Statements by Archaeology Southwest President and CEO William Doelle, Tribal Representatives
Tucson, Ariz. (July 25, 2018) – Congressman Raúl M. Grijalva (D-AZ) today reintroduced legislation in the House of Representatives seeking national monument designation for a remarkable cultural landscape known as the Great Bend of the Gila, an 80-mile stretch of the lower Gila River spanning southern Arizona’s Maricopa and Yuma counties. Archaeology Southwest, an Arizona-based nonprofit whose headquarters are located in Representative Grijalva’s district, has been working in partnership with the National Trust for Historic Preservation, 11 tribes, and local communities to promote this national monument proposal.
Bill Doelle, president and CEO of Archaeology Southwest, made the following statement today:
“We join our tribal partners and the National Trust in extending our thanks to Representative Grijalva for his continued commitment to the Great Bend of the Gila, his attention to the American Indian tribes whose ancestors created its cultural landscapes, and his vision in sponsoring this legislation.
“The Great Bend is rich with ancient and historical rock art, ancient trails, and villages that date back more than a millennium. Archaeologically, we see mixing of the Hohokam and Patayan cultural traditions. There are also important historic resources, such as the Juan Bautista de Anza National Historic Trail and the Butterfield Stage route. These lands preserve real human stories and indigenous memories spanning thousands of years.
“This is a globally significant landscape—invaluable and fragile. National monument status brings recognition and protection, and it encourages respectful visitation. Even if this Congress does not prove ready to take this positive step, Representative Grijalva’s reintroduction of this legislation reflects the mutual long-term commitment to protect this landscape on the part of the tribes whose heritage is embedded in this landscape, the congressman, and other supporters.”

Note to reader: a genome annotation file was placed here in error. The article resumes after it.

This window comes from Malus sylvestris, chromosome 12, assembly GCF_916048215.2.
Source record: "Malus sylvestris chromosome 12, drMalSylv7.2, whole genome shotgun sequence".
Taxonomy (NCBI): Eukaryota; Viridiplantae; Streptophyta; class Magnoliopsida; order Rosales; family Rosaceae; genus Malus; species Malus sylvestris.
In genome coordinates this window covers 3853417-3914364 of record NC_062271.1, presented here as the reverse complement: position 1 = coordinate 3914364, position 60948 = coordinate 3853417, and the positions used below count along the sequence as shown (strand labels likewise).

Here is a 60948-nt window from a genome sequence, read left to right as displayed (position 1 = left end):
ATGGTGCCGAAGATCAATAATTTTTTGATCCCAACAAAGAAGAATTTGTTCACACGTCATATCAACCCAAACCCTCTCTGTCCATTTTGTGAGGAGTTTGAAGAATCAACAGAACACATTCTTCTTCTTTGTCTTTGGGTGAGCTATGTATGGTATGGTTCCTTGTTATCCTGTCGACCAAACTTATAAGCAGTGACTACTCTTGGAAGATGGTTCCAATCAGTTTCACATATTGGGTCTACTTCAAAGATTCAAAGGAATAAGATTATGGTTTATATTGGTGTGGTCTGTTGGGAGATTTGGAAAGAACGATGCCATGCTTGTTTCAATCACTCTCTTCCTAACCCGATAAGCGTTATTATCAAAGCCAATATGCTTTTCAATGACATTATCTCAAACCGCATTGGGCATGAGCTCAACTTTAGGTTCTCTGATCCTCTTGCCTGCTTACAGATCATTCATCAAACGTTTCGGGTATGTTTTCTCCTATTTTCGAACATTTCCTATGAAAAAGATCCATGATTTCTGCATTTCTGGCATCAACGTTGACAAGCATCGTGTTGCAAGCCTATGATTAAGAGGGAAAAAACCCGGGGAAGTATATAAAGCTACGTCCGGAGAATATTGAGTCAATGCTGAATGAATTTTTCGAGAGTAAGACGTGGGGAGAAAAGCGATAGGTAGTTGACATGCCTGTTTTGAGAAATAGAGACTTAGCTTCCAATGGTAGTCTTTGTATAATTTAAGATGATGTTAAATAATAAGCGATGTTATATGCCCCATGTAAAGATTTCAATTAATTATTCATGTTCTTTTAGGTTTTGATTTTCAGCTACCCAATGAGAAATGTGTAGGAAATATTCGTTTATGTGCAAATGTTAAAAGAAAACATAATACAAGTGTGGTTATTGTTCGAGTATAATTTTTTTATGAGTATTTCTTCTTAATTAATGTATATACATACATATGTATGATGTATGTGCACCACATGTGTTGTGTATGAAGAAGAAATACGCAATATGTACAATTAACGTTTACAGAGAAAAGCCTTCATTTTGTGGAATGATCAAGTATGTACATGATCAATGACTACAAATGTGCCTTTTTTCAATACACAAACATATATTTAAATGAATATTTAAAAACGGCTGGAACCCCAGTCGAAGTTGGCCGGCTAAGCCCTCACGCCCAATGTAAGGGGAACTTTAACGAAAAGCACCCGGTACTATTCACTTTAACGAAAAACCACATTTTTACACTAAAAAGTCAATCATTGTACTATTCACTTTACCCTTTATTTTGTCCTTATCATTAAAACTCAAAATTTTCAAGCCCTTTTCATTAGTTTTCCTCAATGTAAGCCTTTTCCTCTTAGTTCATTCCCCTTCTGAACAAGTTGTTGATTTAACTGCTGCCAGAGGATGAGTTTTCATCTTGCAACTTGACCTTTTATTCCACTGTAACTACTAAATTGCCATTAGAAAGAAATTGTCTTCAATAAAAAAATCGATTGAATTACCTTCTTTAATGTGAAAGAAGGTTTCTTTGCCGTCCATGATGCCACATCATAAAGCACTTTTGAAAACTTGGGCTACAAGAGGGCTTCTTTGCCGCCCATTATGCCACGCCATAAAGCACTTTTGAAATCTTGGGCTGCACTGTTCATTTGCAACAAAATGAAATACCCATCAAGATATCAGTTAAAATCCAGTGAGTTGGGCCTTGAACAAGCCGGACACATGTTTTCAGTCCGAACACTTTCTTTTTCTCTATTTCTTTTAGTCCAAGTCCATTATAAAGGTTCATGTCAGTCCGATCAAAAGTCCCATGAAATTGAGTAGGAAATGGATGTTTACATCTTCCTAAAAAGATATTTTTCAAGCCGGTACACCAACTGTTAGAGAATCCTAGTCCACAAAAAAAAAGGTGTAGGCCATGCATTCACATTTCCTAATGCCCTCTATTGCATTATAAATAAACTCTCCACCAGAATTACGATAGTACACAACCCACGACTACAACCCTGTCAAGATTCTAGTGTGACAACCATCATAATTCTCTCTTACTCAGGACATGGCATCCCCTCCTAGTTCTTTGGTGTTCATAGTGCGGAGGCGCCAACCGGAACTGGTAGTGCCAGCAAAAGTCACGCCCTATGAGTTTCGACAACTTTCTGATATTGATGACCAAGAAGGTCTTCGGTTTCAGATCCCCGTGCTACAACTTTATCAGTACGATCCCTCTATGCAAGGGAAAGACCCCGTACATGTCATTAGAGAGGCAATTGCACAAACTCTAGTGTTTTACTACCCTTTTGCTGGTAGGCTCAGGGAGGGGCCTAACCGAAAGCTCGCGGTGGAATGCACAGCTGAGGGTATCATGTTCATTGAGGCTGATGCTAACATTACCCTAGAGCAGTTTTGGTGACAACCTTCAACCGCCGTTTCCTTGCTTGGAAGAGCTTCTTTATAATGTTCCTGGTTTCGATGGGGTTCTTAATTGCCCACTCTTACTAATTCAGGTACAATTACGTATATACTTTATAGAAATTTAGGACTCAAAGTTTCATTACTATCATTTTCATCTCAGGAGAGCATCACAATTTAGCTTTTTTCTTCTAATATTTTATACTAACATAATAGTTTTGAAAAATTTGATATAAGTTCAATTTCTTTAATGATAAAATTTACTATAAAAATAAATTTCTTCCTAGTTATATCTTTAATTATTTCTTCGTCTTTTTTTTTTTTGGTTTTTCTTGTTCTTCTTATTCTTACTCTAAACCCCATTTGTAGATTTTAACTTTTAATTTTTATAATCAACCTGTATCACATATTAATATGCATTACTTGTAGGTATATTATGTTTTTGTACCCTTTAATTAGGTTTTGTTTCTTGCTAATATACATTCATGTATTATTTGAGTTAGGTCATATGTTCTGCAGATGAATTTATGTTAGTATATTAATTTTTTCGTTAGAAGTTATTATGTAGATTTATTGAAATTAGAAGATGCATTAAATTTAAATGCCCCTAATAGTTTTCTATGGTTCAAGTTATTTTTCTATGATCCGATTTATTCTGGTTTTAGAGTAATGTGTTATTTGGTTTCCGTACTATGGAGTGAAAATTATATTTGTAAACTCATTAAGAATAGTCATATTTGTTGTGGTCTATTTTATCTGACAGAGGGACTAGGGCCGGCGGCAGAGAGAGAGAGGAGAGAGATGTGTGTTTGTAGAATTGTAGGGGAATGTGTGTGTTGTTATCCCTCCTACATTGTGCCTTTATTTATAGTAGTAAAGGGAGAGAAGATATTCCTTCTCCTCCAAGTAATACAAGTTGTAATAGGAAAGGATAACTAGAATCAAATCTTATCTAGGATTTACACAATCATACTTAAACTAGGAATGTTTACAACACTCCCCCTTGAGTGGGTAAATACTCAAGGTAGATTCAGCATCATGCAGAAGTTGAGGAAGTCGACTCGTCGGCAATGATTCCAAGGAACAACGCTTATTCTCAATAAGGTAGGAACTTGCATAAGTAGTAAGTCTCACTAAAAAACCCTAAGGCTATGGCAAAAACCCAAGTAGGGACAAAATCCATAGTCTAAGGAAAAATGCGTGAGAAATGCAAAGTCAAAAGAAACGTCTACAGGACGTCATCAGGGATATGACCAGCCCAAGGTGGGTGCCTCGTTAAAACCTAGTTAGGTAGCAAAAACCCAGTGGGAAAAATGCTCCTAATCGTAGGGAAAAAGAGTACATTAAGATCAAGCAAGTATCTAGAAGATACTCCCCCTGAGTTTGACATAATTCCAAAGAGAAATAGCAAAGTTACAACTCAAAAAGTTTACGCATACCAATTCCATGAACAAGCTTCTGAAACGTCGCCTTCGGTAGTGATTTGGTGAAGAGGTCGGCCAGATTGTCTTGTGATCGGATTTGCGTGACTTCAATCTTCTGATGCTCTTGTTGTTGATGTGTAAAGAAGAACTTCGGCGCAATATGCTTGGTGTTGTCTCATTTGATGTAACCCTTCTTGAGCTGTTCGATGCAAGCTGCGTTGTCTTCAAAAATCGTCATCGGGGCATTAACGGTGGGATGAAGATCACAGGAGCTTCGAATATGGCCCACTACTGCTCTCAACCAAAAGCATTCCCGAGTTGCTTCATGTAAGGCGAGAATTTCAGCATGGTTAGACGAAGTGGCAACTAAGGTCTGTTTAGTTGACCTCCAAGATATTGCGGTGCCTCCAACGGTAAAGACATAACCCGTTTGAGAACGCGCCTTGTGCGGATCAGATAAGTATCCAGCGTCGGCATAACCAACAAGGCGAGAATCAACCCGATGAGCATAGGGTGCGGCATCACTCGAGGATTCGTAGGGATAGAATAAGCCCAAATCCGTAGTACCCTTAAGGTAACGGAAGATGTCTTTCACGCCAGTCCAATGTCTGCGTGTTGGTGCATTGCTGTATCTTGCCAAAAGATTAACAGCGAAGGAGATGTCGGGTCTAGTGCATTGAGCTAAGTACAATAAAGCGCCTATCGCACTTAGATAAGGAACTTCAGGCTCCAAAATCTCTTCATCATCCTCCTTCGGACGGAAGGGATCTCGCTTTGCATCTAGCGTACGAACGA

The following are statements by several of the tribal partners supporting the legislation.
Barnaby Lewis, Tribal Historic Preservation Officer, Gila River Indian Community:
“The Gila River Indian Community highly supports legislation for creation of the Great Bend of the Gila National Monument. The legislation will enhance and expand protections of ancestral lands of the Four Southern O’odham Tribes of Arizona as well as other tribes that have cultural connections to these lands.”
Gloria McGee, Fort Yuma Quechan Tribe Cultural Committee:
“The Fort Yuma Quechan Tribe supports Rep. Grijalva’s effort to establish a Great Bend of the Gila National Monument for the significance and importance of the region to the Quechan people. The Great Bend represents our lives, past and present. It stands as a living library, but is in danger of destruction unless priority is given to preservation of the area for future generations.”
Albert Nelson, Curator, Fort McDowell Yavapai Nation Cultural Center and Museum:
“The Fort McDowell Yavapai Nation supports the bill introduced by Rep. Grijalva to establish the Great Bend of the Gila National Monument. The proposed Monument is in the traditional territory of the Yavapai, and we strive to preserve and maintain our traditional sites.”
About Archaeology Southwest
Archaeology Southwest is a private 501(c)(3) nonprofit organization based in Tucson, Arizona, that explores and protects the places of our past across the American Southwest and Mexican Northwest. For three decades, Archaeology Southwest has fostered meaningful connections to the past and respectfully safeguarded its irreplaceable resources. Learn more at www.archaeologysouthwest.org
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